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Clinically Isolated Syndrome (CIS)


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What is clinically isolated syndrome (CIS)?

In multiple sclerosis, the immune system attacks the brain, spinal cord and optic nerves. These make up the central nervous system, which controls everything we do. Damage from the attack disrupts signals to and from the brain and causes the symptoms of MS.

Clinically isolated syndrome (CIS) is one of the 4 multiple sclerosis disease courses. CIS refers to a first episode of neurologic symptoms like those in MS. If you experience CIS, you may or may not go on to develop MS.

To be considered CIS, the episode must:

  • Last at least 24 hours
  • Be caused by inflammation and demyelination (loss of the myelin that covers the nerve cells) in the central nervous system

An episode can include one or more than one symptom. It usually has no associated fever or infection and is followed by a complete or partial recovery.

CIS symptoms

In CIS, your symptoms are linked to where the damage to the myelin occurred in the central nervous system. You may have:

  • Vision problems, including optic neuritis, blurred vision, poor contrast or color vision and pain on eye movement
  • Numbness or tingling of the face, body or extremities (arms and legs)
  • Walking difficulties
  • Spasticity
  • Fatigue
  • Weakness
  • Bladder and/or bowel problems
  • Dizziness
  • Sexual problems

If you are currently experiencing these symptoms, see your healthcare provider. An MS Navigator can help you locate a provider if you don’t already have one.

Who gets CIS, and when?

Like MS, CIS is not directly inherited, and it is not contagious. CIS is 2 to 3 times more common in women than men. Seventy percent of people diagnosed with CIS are between the ages of 20 and 40 years (the average age is 30). But people can develop CIS at older or younger ages.

How is CIS different from MS?

Based upon clinical symptoms alone, CIS and MS may appear the same. In both, damage to the myelin sheath (demyelination) interferes with the way nerve impulses travel to and from the brain, resulting in neurologic symptoms.

  • A person with CIS, by definition, is experiencing the first episode of symptoms caused by inflammation and demyelination in the central nervous system. A person with MS has experienced more than one episode.
  • With CIS, an MRI may demonstrate damage only in the area responsible for the current symptoms. With MS, there may be multiple lesions on MRI in different areas of the brain and spinal cord.

CIS progression to MS

If you have experienced CIS, you may or may not go on to develop MS. Your healthcare provider will do their best to determine the likelihood of this happening. Here are the criteria they use to make that determination:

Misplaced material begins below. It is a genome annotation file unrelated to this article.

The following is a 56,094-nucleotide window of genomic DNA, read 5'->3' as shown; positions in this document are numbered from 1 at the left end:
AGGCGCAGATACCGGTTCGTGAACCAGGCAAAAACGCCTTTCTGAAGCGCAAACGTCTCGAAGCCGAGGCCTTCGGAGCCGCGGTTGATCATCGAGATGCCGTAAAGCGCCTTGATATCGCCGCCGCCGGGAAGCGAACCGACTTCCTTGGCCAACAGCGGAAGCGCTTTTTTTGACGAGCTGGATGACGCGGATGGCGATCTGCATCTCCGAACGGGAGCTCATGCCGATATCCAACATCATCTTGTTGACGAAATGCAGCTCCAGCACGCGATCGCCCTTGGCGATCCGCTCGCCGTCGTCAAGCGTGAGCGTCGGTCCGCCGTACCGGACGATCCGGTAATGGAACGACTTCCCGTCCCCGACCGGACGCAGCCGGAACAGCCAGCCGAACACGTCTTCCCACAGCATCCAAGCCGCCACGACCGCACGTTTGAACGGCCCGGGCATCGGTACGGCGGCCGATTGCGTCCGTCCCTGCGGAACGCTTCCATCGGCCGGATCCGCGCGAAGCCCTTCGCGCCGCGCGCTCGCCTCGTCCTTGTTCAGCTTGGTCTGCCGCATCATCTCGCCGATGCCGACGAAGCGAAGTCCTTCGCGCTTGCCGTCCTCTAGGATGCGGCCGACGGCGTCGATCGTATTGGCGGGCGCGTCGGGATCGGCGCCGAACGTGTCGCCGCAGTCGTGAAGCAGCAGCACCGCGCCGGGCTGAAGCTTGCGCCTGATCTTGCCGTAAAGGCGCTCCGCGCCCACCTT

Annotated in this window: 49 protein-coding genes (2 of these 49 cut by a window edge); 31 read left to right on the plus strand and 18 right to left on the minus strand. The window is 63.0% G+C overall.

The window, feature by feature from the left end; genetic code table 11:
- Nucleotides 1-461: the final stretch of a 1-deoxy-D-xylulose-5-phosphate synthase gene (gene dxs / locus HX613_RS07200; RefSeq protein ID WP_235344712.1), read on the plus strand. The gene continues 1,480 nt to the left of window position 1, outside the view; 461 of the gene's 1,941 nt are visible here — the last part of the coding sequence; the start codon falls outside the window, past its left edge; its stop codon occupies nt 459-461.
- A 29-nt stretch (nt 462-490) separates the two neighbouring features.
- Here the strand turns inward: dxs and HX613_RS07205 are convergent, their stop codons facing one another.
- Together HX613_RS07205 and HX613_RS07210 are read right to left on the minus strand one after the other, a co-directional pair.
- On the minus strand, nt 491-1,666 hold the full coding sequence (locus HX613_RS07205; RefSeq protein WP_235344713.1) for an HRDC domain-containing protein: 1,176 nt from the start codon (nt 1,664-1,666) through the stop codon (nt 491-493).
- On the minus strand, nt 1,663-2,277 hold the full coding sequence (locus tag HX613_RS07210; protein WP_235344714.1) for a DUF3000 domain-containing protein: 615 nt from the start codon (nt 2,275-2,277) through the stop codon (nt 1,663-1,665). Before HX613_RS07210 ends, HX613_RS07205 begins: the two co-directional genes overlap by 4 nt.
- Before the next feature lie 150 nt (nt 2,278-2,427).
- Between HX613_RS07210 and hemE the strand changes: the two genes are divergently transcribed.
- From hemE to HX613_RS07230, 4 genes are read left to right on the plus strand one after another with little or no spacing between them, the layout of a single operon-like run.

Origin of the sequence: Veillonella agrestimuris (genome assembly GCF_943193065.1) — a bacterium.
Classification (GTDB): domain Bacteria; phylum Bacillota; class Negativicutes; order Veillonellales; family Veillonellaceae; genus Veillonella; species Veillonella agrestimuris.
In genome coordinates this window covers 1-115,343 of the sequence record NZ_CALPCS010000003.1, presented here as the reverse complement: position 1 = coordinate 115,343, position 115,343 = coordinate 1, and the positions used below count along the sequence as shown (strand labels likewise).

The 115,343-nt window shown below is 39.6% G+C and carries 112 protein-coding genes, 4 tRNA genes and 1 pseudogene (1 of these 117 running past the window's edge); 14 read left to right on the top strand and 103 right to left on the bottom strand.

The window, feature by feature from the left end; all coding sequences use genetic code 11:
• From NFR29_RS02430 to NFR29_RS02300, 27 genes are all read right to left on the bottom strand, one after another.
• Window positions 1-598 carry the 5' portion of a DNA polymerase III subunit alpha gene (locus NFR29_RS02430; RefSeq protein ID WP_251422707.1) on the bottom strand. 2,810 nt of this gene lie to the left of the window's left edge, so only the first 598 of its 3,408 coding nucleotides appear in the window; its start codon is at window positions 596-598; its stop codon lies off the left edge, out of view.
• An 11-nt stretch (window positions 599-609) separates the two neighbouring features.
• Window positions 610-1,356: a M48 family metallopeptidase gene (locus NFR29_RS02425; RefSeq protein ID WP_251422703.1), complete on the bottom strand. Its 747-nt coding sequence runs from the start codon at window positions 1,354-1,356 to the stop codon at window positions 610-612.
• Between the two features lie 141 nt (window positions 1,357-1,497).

• High risk of developing MS: If a provider sees brain lesions similar to those in MS on magnetic resonance imaging (MRI), they predict that you have a 60% to 80% chance of a second neurologic event and diagnosis of MS within several years.
  • Low risk of developing MS: If CIS is not accompanied by MRI-detected brain lesions, you have about a 20% chance of developing MS over the same period of time.
  • Diagnosis of MS: If CIS is accompanied by MRI findings of old lesions or scars that confirm an earlier episode of damage in a different location in the central nervous system, then an MS diagnosis is confirmed. The presence of oligoclonal bands in a person’s cerebrospinal fluid can also help make the diagnosis.

As MRI technology becomes more advanced, it is likely that the diagnosis of MS will be made more quickly and there will be fewer people diagnosed with CIS. A quicker diagnosis also allows people to get treatment earlier and to slow their disease course.

For those whose CIS does turn into MS, how long does it take?

Not everyone who has an episode of CIS goes on to receive an MS diagnosis. Only 63% of those who experience an episode of CIS go on to receive an MS diagnosis. It is impossible to predict who will and in what period of time. Many factors contribute to this — including some that have not been identified yet.

In addition, many people with CIS are using disease-modifying therapies to delay (and in some cases prevent) MS. If you have had an episode of CIS and are not using a DMT, talk to your healthcare provider about treatment.

What factors influence whether or not CIS turns into MS?

Researchers have recognized multiple variables and risk factors that play a role in the potential for CIS to convert to MS. These include:

  • Younger age of disease onset
  • Male gender
  • The number of MRI lesions
  • Oligoclonal bands in cerebrospinal fluid

This list is not exhaustive. (For more details, see a 2021 study about MS biomarkers.) Also, the items in this list do not always apply to each person with CIS. For instance, all men with CIS are not guaranteed to get MS. Finally, there are also a number of risk factors associated with MS, like vitamin D deficiency and smoking, that you can control. If you’d like to learn more about how you can promote your overall health, see the Diet and Nutrition page.

Treatment for clinically isolated syndrome

Treatment with a disease-modifying therapy (DMT) may delay or prevent a second neurologic episode and, therefore, the onset of MS. In addition, early treatment may minimize future disability caused by further inflammation and damage to nerve cells, which can sometimes occur without any noticeable symptoms. If you have CIS, discuss starting a DMT with your healthcare provider if both things are true:

  1. You have had one event of MS-like symptoms
  2. You have two or more brain lesions on an MRI scan

You and your healthcare provider can take into account your specific risks and benefits and decide whether or not you should start a DMT.


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